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November 1931


Author Affiliations

Professor of Neurology, University of Illinois College of Medicine; Attending Neurologist, Cook County Hospital; Resident Physicians, Cook County Hospital CHICAGO

From the neurologic service of the Cook County Hospital.

Arch NeurPsych. 1931;26(5):1043-1052. doi:10.1001/archneurpsyc.1931.02230110141008

Spasmodic torticollis may be defined as hyperkinesis of the musculature of the neck, of all the large and small, superficial and deep muscles that make up its complex motor system. According to Meige1 and Barré,2 the smaller, deep muscles of the neck (the anterior and posterior groups) contract first; the larger muscles, the trapezius and the sternocleidomastoid, act later, accentuating and completing the movements of the former. Thus the muscular contractions of the neck do not occur simultaneously, but successively. Grossly, they usually show in the large muscles—sternocleidomastoid, splenius and trapezius—but they may predominate in the smaller muscles and result in brisk rotatory movements of the neck. The movements are often unilateral; they may be symmetrical, when, for instance, both trapezii or both sternocleidomastoids are involved. They may manifest many other varieties, depending on the predominance of the groups of muscles affected.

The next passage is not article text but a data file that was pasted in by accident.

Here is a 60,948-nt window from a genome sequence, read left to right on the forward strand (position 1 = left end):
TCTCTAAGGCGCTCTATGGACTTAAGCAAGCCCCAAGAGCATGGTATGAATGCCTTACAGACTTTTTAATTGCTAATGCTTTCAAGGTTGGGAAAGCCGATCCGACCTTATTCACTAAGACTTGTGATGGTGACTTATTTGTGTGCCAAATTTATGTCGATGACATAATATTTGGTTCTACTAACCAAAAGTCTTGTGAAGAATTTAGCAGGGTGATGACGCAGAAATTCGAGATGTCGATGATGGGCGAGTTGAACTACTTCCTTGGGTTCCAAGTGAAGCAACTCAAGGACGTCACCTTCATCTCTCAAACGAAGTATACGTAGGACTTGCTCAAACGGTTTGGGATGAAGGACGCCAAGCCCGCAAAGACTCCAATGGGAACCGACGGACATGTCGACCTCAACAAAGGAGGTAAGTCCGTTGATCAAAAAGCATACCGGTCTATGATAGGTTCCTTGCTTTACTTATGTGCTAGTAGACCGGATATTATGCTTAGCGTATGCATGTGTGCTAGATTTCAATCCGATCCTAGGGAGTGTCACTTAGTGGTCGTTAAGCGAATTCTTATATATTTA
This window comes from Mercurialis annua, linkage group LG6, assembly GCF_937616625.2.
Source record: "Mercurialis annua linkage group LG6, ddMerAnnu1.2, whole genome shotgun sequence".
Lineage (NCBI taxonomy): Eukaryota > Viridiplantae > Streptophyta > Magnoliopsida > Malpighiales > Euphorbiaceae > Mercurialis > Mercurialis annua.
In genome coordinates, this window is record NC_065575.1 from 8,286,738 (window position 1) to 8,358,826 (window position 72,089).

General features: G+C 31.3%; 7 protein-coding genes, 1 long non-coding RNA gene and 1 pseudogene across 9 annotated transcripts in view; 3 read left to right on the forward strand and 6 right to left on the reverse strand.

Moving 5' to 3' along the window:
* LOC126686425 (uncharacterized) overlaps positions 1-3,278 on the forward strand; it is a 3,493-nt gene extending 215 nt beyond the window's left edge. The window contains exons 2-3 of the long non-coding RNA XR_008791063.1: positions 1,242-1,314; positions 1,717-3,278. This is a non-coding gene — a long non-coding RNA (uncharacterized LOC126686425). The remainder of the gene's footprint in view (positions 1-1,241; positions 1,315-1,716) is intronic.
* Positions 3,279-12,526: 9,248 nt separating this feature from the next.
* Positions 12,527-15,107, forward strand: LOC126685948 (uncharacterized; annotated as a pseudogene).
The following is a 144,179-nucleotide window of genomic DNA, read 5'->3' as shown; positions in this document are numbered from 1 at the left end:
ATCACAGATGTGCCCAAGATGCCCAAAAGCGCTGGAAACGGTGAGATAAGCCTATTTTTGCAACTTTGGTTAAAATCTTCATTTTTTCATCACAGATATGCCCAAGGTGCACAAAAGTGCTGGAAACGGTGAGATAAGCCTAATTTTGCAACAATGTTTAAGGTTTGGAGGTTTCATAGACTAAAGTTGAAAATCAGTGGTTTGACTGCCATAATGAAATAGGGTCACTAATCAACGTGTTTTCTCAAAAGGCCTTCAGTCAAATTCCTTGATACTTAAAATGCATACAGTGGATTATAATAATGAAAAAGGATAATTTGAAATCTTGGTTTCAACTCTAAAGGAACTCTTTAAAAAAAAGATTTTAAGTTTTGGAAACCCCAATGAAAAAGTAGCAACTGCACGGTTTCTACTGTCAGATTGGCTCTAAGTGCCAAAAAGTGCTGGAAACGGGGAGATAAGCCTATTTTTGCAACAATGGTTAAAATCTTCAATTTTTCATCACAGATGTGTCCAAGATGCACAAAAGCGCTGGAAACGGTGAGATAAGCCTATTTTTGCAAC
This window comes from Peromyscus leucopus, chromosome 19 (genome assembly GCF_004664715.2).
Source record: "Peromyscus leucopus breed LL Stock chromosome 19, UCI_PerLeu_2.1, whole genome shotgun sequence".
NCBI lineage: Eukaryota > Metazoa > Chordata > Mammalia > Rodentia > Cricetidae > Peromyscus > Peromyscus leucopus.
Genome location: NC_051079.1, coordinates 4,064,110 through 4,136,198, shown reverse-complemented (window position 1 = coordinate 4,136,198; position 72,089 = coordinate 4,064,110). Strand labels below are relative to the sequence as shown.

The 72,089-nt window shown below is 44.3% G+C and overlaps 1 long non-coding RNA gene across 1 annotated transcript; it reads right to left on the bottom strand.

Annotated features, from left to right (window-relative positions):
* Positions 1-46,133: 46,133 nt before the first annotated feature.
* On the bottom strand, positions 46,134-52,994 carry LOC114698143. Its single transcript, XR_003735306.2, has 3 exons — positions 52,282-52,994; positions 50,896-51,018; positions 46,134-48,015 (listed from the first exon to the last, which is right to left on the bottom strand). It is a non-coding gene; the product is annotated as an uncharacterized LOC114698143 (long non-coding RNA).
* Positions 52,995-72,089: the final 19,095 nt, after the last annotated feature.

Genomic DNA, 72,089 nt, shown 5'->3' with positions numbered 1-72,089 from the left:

Thévenard3 considered spasmodic torticollis a

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